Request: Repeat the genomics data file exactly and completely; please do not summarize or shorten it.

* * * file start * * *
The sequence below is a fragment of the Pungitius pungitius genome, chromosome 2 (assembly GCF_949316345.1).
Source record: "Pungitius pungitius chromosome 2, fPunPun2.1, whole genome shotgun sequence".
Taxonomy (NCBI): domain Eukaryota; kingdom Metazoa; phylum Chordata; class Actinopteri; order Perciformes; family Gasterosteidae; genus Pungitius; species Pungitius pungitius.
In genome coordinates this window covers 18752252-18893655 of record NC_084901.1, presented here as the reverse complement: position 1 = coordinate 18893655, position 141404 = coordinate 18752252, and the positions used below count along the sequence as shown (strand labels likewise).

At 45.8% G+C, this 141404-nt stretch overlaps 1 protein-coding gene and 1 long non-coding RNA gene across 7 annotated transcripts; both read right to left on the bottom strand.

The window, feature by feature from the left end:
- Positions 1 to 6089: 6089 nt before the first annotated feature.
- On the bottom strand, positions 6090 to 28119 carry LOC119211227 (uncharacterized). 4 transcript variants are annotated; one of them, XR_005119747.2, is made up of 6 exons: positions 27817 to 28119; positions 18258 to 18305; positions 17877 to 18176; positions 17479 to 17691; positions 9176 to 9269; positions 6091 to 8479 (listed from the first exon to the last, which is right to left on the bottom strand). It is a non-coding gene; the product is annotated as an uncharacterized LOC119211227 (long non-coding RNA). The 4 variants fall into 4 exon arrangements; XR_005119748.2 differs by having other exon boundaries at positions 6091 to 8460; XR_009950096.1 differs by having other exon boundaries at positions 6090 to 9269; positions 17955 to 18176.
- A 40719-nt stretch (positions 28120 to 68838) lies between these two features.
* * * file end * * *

The sequence below is a fragment of the Pungitius pungitius genome, chromosome 2 (assembly GCF_949316345.1).
Source record: "Pungitius pungitius chromosome 2, fPunPun2.1, whole genome shotgun sequence".
Taxonomy (NCBI): domain Eukaryota; kingdom Metazoa; phylum Chordata; class Actinopteri; order Perciformes; family Gasterosteidae; genus Pungitius; species Pungitius pungitius.
In genome coordinates this window covers 18752252-18893655 of record NC_084901.1, presented here as the reverse complement: position 1 = coordinate 18893655, position 141404 = coordinate 18752252, and the positions used below count along the sequence as shown (strand labels likewise).

At 45.8% G+C, this 141404-nt stretch overlaps 1 protein-coding gene and 1 long non-coding RNA gene across 7 annotated transcripts; both read right to left on the bottom strand.

The window, feature by feature from the left end:
- Positions 1 to 6089: 6089 nt before the first annotated feature.
- On the bottom strand, positions 6090 to 28119 carry LOC119211227 (uncharacterized). 4 transcript variants are annotated; one of them, XR_005119747.2, is made up of 6 exons: positions 27817 to 28119; positions 18258 to 18305; positions 17877 to 18176; positions 17479 to 17691; positions 9176 to 9269; positions 6091 to 8479 (listed from the first exon to the last, which is right to left on the bottom strand). It is a non-coding gene; the product is annotated as an uncharacterized LOC119211227 (long non-coding RNA). The 4 variants fall into 4 exon arrangements; XR_005119748.2 differs by having other exon boundaries at positions 6091 to 8460; XR_009950096.1 differs by having other exon boundaries at positions 6090 to 9269; positions 17955 to 18176.
- A 40719-nt stretch (positions 28120 to 68838) lies between these two features.